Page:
Wednesday, April 14, 2010
Resisting the Slump
After your big event, it's critical to not stop running altogether. If you do, you're likely to pack on the pounds, and you'll have to work even harder to claw your way back into shape. A study in the February 2008 issue of Medicine and Science in Sports & Exercise reported that when runners quit, they quickly gained three to four pounds, and picking up their previous routine wasn't enough to shed the weight they'd gained.
You can avoid this with some critical steps on race day, says Hinton. Walking and stretching immediately will help reduce soreness in the following weeks. Greg McMillan, a Flagstaff, Arizona-based running coach, also recommends taking a few days off, and then gradually starting to run again to maintain a base of cardiovascular fitness and muscle strength. "Aim for consistency, not monster mileage," he says. While you're keeping your running light, mix up your routine. Hook up with the running buddies you haven't seen for a while, or explore new routes.
If you decide to race in the six to eight weeks following a fall marathon or half-marathon, keep your ambitions modest, says McMillan. Don't go for a personal record, but rather sign up for races that promise rewards beyond your finishing time. Run a friend or a family member through a first 5-K. Enter a Turkey Trot that benefits a local homeless shelter. Pick a race in a tropical vacation spot. "Anything that reminds you that running is fun," says McMillan.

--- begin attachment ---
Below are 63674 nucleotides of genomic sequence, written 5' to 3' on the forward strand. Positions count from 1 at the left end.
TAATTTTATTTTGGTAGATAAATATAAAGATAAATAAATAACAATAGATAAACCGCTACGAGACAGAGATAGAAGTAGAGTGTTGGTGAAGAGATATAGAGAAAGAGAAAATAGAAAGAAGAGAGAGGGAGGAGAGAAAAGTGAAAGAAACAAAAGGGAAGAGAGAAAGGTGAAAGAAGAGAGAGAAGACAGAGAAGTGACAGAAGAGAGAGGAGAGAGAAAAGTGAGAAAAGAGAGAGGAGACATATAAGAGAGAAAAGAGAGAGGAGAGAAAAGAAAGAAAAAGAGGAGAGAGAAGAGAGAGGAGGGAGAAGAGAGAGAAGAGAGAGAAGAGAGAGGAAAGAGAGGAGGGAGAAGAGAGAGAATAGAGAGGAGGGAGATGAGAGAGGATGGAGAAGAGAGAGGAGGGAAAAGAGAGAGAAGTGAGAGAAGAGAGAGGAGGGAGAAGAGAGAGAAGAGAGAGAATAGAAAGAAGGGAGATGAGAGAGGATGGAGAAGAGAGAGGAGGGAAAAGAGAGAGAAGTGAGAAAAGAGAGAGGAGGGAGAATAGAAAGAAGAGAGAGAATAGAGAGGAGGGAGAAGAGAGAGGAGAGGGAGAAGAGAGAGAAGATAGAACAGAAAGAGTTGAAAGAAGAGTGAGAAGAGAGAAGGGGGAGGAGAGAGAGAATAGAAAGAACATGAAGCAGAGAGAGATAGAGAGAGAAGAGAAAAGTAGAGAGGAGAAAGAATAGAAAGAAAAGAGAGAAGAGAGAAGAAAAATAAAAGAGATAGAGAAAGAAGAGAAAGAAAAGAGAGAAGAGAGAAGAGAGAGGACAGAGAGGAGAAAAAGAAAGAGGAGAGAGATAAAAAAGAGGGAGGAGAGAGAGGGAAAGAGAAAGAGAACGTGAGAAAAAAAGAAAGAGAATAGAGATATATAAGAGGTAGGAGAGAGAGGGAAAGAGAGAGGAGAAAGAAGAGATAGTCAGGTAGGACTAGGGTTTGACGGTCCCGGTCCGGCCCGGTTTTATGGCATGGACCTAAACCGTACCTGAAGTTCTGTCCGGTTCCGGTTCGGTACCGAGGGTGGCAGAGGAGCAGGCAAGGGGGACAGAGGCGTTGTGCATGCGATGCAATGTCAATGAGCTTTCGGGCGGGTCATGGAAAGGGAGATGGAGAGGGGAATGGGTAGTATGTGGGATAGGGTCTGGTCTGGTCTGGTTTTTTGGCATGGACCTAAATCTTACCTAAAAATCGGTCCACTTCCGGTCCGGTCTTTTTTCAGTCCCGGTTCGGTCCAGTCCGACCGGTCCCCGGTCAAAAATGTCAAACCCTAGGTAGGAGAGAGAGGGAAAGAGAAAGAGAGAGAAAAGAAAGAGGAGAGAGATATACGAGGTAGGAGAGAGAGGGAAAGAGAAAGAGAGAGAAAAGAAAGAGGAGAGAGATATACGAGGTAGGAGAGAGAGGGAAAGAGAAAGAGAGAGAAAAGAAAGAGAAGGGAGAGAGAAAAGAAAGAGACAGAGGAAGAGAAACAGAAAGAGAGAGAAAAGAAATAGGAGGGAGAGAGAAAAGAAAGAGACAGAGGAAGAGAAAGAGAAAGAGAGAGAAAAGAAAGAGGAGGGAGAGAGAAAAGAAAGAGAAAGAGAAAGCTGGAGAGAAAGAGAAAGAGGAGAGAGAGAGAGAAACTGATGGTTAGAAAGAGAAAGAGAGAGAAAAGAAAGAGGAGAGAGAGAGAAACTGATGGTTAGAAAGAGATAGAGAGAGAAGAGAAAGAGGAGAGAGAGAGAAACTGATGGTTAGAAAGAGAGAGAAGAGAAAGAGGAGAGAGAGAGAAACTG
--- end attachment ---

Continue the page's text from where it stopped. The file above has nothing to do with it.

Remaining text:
Curb Your Enthusiasm
Getting overly excited after a successful big race can just as easily get you in trouble. Finishing a first marathon or setting a personal record may make you want to find out how much better you can do with even more training.
"I see a lot of runners who can't get off their high and want to roll right into the next marathon," says Lisa Felder, an assistant coach for Team in Training in Oakland, California. Enthusiastic beginners, in particular, can neglect to give their muscles enough time to recover. Most people shouldn't begin earnest training until five or six weeks after a half or full marathon. "It's important to respect what running a marathon does to your body," Felder says.
After months of having your life revolve around training, it can be tough to cope with a sudden drop in mileage. Expect that backing off to recuperate can make you feel sluggish. With rest and easy running, you'll easily reclaim your race sharpness when you're ready. That balance is the secret to a perfect off-season. It lets you carry your fitness forward-and even improve your time.
Plan your racing schedule well in advance so you stay on track after your big finish. You'll know what's next, and won't worry "now what?"
article from: Runnersworld.com